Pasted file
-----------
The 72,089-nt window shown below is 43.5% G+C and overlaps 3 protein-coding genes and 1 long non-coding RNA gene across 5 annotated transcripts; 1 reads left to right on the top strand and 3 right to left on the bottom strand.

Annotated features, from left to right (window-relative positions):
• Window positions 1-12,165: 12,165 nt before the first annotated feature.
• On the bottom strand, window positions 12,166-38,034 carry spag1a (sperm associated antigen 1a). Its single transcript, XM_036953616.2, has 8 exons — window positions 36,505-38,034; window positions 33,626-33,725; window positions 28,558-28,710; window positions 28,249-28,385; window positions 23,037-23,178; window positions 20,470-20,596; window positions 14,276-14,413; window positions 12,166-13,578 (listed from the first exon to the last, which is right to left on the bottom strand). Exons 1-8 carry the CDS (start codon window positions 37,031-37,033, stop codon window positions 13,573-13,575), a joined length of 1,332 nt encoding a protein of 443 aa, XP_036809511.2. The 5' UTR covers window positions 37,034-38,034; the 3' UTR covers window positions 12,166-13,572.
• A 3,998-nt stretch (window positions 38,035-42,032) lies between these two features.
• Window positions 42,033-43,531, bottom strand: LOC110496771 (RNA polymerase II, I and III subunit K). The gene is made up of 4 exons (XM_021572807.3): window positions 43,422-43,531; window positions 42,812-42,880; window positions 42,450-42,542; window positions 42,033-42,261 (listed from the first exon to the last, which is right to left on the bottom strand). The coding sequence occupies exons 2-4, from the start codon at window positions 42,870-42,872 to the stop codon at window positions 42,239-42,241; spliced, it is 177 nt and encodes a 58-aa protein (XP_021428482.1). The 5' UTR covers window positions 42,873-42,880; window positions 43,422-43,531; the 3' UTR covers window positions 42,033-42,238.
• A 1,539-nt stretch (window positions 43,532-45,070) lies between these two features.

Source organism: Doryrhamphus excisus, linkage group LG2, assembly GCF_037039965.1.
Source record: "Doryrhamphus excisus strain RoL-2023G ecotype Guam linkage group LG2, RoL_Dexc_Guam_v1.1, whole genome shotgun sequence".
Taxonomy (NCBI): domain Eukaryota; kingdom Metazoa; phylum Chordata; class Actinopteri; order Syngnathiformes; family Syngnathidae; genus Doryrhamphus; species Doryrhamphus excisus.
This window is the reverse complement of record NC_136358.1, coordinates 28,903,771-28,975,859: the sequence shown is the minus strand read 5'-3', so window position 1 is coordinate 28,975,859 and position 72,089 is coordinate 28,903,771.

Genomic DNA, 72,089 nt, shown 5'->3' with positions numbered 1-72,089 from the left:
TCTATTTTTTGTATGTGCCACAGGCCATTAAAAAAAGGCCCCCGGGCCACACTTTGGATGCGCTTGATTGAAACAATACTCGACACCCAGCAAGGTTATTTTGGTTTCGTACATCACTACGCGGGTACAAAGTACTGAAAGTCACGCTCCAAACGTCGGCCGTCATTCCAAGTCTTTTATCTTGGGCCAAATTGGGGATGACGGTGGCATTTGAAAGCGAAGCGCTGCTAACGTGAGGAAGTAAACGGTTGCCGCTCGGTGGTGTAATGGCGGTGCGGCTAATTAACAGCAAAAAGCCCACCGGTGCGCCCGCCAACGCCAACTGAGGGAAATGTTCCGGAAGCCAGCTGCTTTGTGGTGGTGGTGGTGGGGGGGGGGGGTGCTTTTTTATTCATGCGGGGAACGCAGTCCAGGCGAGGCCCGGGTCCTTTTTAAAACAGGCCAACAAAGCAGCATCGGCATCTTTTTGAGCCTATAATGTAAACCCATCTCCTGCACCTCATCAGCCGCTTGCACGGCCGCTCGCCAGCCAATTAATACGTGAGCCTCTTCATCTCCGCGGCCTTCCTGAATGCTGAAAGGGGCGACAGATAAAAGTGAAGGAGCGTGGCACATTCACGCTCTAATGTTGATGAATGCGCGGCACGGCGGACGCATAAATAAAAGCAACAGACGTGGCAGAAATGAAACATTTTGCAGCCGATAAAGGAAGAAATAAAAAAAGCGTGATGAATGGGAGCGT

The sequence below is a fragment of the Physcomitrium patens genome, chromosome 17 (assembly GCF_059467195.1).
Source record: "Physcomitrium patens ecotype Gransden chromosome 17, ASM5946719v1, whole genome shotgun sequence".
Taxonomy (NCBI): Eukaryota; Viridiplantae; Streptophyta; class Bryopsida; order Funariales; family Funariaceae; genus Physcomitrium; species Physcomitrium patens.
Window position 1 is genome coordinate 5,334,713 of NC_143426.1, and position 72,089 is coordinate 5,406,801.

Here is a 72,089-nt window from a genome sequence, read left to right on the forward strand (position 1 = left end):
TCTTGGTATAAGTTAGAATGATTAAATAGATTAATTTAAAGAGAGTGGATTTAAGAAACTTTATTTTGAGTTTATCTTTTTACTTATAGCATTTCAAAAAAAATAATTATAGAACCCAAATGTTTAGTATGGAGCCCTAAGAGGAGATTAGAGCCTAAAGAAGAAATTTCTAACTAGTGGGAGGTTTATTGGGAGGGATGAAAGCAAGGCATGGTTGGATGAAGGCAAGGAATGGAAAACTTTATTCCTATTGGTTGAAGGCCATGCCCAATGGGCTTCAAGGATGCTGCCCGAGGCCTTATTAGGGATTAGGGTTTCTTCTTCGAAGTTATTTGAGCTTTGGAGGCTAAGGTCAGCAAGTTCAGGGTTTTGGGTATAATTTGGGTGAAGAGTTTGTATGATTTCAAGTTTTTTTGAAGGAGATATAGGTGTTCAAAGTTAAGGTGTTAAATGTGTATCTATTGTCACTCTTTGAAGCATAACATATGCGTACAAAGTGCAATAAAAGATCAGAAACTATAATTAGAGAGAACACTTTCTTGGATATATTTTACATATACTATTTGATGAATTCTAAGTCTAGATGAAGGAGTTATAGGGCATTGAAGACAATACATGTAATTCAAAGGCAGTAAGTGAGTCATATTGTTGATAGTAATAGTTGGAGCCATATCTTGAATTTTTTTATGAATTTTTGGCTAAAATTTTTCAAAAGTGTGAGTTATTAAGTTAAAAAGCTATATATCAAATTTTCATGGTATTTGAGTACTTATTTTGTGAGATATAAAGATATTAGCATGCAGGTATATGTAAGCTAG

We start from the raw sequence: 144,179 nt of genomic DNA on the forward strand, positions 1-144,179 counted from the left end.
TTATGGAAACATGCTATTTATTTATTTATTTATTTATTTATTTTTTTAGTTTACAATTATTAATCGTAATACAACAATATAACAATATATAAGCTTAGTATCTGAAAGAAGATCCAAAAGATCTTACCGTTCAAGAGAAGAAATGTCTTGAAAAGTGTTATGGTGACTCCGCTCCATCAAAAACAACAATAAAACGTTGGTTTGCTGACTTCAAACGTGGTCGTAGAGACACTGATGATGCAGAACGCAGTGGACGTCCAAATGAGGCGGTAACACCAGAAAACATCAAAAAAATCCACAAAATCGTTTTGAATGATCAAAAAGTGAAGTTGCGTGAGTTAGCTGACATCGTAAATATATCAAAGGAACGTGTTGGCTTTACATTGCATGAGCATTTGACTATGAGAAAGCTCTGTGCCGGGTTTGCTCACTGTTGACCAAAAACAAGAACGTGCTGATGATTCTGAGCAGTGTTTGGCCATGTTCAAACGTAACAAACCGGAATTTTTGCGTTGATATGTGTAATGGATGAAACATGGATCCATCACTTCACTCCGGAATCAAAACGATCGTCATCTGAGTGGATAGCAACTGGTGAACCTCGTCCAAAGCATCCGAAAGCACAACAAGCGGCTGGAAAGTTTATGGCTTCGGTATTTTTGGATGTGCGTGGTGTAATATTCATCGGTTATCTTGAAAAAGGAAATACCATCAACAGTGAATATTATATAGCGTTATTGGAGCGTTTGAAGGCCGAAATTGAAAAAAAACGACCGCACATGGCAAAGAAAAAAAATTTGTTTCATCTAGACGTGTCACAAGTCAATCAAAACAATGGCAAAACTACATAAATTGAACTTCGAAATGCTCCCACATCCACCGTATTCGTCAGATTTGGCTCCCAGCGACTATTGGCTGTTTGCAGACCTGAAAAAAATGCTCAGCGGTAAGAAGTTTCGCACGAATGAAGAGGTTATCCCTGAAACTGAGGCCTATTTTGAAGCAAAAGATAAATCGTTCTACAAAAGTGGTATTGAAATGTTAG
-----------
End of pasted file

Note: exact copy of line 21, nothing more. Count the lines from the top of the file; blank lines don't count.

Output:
TTATGGAAACATGCTATTTATTTATTTATTTATTTATTTATTTTTTTAGTTTACAATTATTAATCGTAATACAACAATATAACAATATATAAGCTTAGTATCTGAAAGAAGATCCAAAAGATCTTACCGTTCAAGAGAAGAAATGTCTTGAAAAGTGTTATGGTGACTCCGCTCCATCAAAAACAACAATAAAACGTTGGTTTGCTGACTTCAAACGTGGTCGTAGAGACACTGATGATGCAGAACGCAGTGGACGTCCAAATGAGGCGGTAACACCAGAAAACATCAAAAAAATCCACAAAATCGTTTTGAATGATCAAAAAGTGAAGTTGCGTGAGTTAGCTGACATCGTAAATATATCAAAGGAACGTGTTGGCTTTACATTGCATGAGCATTTGACTATGAGAAAGCTCTGTGCCGGGTTTGCTCACTGTTGACCAAAAACAAGAACGTGCTGATGATTCTGAGCAGTGTTTGGCCATGTTCAAACGTAACAAACCGGAATTTTTGCGTTGATATGTGTAATGGATGAAACATGGATCCATCACTTCACTCCGGAATCAAAACGATCGTCATCTGAGTGGATAGCAACTGGTGAACCTCGTCCAAAGCATCCGAAAGCACAACAAGCGGCTGGAAAGTTTATGGCTTCGGTATTTTTGGATGTGCGTGGTGTAATATTCATCGGTTATCTTGAAAAAGGAAATACCATCAACAGTGAATATTATATAGCGTTATTGGAGCGTTTGAAGGCCGAAATTGAAAAAAAACGACCGCACATGGCAAAGAAAAAAAATTTGTTTCATCTAGACGTGTCACAAGTCAATCAAAACAATGGCAAAACTACATAAATTGAACTTCGAAATGCTCCCACATCCACCGTATTCGTCAGATTTGGCTCCCAGCGACTATTGGCTGTTTGCAGACCTGAAAAAAATGCTCAGCGGTAAGAAGTTTCGCACGAATGAAGAGGTTATCCCTGAAACTGAGGCCTATTTTGAAGCAAAAGATAAATCGTTCTACAAAAGTGGTATTGAAATGTTAG